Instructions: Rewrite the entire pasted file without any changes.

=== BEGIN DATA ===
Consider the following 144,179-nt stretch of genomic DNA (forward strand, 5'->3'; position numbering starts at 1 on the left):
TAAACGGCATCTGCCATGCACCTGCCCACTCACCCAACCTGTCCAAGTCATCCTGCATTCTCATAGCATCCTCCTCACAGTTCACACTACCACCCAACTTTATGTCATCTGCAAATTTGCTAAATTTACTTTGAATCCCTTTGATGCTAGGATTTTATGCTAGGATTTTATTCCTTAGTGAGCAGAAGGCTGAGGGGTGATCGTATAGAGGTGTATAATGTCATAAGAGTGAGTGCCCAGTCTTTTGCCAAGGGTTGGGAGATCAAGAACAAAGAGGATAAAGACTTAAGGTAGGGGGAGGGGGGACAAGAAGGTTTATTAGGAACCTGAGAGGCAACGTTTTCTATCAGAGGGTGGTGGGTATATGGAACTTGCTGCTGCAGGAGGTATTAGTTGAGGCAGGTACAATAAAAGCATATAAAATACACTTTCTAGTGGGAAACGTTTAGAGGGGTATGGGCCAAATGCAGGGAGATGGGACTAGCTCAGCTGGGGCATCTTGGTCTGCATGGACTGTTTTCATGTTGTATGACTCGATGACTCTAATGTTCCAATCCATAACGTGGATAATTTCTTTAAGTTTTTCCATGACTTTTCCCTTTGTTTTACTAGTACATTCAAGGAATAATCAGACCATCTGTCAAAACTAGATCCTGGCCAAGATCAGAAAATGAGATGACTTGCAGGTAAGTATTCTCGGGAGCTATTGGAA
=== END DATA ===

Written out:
Consider the following 144,179-nt stretch of genomic DNA (forward strand, 5'->3'; position numbering starts at 1 on the left):
TAAACGGCATCTGCCATGCACCTGCCCACTCACCCAACCTGTCCAAGTCATCCTGCATTCTCATAGCATCCTCCTCACAGTTCACACTACCACCCAACTTTATGTCATCTGCAAATTTGCTAAATTTACTTTGAATCCCTTTGATGCTAGGATTTTATGCTAGGATTTTATTCCTTAGTGAGCAGAAGGCTGAGGGGTGATCGTATAGAGGTGTATAATGTCATAAGAGTGAGTGCCCAGTCTTTTGCCAAGGGTTGGGAGATCAAGAACAAAGAGGATAAAGACTTAAGGTAGGGGGAGGGGGGACAAGAAGGTTTATTAGGAACCTGAGAGGCAACGTTTTCTATCAGAGGGTGGTGGGTATATGGAACTTGCTGCTGCAGGAGGTATTAGTTGAGGCAGGTACAATAAAAGCATATAAAATACACTTTCTAGTGGGAAACGTTTAGAGGGGTATGGGCCAAATGCAGGGAGATGGGACTAGCTCAGCTGGGGCATCTTGGTCTGCATGGACTGTTTTCATGTTGTATGACTCGATGACTCTAATGTTCCAATCCATAACGTGGATAATTTCTTTAAGTTTTTCCATGACTTTTCCCTTTGTTTTACTAGTACATTCAAGGAATAATCAGACCATCTGTCAAAACTAGATCCTGGCCAAGATCAGAAAATGAGATGACTTGCAGGTAAGTATTCTCGGGAGCTATTGGAA